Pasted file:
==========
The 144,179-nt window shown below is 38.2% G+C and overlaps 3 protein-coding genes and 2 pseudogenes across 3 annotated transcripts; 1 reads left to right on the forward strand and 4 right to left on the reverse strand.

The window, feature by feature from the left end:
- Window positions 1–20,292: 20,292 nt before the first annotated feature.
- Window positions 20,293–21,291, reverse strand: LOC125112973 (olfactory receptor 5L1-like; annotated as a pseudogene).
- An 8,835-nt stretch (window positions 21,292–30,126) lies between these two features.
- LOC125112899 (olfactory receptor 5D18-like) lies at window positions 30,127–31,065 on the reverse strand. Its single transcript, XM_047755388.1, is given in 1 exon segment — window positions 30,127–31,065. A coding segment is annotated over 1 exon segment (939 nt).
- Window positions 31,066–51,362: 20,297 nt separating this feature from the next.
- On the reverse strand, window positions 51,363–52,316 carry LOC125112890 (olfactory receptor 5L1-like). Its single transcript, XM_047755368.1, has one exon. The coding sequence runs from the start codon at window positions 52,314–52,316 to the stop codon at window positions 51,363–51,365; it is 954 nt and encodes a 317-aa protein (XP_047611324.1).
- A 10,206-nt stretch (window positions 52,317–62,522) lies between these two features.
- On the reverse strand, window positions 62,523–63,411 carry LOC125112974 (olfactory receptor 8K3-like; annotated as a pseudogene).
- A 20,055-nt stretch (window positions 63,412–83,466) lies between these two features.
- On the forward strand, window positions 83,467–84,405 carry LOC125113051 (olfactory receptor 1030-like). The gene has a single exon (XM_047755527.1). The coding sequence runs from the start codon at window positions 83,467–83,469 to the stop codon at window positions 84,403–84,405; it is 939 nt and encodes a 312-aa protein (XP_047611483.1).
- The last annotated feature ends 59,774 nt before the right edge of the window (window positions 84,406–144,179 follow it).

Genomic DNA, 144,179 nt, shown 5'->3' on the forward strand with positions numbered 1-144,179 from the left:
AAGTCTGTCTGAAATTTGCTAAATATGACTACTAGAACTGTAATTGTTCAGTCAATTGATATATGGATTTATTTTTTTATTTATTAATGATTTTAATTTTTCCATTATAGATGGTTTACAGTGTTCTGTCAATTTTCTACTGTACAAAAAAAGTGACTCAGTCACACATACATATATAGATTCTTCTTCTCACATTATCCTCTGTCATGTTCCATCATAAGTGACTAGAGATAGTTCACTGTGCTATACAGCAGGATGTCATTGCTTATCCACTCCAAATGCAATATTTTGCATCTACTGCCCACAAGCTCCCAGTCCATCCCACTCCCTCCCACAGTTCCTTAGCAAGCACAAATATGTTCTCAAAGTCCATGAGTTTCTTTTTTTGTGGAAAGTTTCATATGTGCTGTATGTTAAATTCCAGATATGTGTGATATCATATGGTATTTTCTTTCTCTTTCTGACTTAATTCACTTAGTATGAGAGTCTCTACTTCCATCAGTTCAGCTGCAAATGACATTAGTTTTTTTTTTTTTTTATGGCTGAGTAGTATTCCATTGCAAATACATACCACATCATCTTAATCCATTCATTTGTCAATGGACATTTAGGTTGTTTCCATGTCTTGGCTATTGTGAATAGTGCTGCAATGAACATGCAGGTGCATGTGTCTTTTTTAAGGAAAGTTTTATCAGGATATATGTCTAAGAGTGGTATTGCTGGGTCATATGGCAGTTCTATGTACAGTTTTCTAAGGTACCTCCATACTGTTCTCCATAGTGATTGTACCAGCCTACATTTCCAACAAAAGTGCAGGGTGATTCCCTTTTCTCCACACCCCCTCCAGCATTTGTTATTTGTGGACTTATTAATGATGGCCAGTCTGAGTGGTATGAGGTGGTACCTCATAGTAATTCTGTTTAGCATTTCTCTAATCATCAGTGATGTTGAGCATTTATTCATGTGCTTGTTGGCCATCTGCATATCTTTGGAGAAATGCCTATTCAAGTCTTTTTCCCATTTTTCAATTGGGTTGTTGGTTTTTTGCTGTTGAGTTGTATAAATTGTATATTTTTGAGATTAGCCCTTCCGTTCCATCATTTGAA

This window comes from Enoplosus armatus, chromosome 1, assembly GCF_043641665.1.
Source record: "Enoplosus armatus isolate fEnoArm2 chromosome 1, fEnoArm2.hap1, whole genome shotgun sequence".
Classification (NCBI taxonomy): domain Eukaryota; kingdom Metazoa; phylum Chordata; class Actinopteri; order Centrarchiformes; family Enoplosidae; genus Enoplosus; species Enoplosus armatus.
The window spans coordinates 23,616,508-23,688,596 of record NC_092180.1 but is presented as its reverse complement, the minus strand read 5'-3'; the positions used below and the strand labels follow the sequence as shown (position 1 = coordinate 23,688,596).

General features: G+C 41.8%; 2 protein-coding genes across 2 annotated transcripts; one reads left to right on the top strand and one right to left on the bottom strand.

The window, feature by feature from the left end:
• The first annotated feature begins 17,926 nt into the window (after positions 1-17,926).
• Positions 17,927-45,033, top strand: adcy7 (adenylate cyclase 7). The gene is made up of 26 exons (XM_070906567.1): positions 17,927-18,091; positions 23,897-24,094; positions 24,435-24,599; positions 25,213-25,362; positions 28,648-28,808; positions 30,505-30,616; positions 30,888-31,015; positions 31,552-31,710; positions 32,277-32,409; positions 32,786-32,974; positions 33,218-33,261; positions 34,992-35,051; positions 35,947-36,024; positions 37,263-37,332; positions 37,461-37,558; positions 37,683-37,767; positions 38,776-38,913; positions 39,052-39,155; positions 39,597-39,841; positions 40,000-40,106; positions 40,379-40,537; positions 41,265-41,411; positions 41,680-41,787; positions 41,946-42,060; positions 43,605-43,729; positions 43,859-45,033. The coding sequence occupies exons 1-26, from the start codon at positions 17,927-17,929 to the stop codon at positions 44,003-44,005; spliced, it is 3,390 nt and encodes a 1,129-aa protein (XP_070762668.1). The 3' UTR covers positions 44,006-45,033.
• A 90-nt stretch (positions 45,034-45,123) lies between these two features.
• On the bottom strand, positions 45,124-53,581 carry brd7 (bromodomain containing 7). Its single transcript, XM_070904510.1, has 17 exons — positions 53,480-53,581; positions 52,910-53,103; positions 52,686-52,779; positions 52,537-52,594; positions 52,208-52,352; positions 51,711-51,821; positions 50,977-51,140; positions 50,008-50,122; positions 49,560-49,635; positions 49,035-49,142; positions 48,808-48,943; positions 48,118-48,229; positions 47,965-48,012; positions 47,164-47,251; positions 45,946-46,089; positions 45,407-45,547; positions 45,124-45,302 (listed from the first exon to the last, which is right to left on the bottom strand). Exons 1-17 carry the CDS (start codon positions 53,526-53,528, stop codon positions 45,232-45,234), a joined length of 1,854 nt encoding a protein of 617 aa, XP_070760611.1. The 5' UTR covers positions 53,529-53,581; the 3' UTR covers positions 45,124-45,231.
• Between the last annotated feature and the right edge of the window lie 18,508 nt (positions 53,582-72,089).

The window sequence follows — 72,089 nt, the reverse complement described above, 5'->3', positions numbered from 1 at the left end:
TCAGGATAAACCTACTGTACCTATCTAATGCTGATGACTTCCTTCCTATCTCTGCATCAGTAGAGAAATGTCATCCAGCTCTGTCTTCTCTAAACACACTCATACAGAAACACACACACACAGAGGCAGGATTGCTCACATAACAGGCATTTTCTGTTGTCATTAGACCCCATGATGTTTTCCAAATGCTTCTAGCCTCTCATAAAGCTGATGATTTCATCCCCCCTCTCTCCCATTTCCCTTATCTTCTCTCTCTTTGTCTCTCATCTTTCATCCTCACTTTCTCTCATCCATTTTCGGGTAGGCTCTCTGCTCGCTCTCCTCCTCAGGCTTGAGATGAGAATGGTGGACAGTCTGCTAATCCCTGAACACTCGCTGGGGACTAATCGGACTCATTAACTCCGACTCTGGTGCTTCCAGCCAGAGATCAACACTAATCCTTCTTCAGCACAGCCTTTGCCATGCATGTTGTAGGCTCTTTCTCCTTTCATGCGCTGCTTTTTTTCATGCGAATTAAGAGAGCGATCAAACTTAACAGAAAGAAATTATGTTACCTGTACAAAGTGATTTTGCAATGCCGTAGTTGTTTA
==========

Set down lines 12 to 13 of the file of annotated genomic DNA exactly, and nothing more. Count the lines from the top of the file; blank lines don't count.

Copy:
- On the forward strand, window positions 83,467–84,405 carry LOC125113051 (olfactory receptor 1030-like). The gene has a single exon (XM_047755527.1). The coding sequence runs from the start codon at window positions 83,467–83,469 to the stop codon at window positions 84,403–84,405; it is 939 nt and encodes a 312-aa protein (XP_047611483.1).
- The last annotated feature ends 59,774 nt before the right edge of the window (window positions 84,406–144,179 follow it).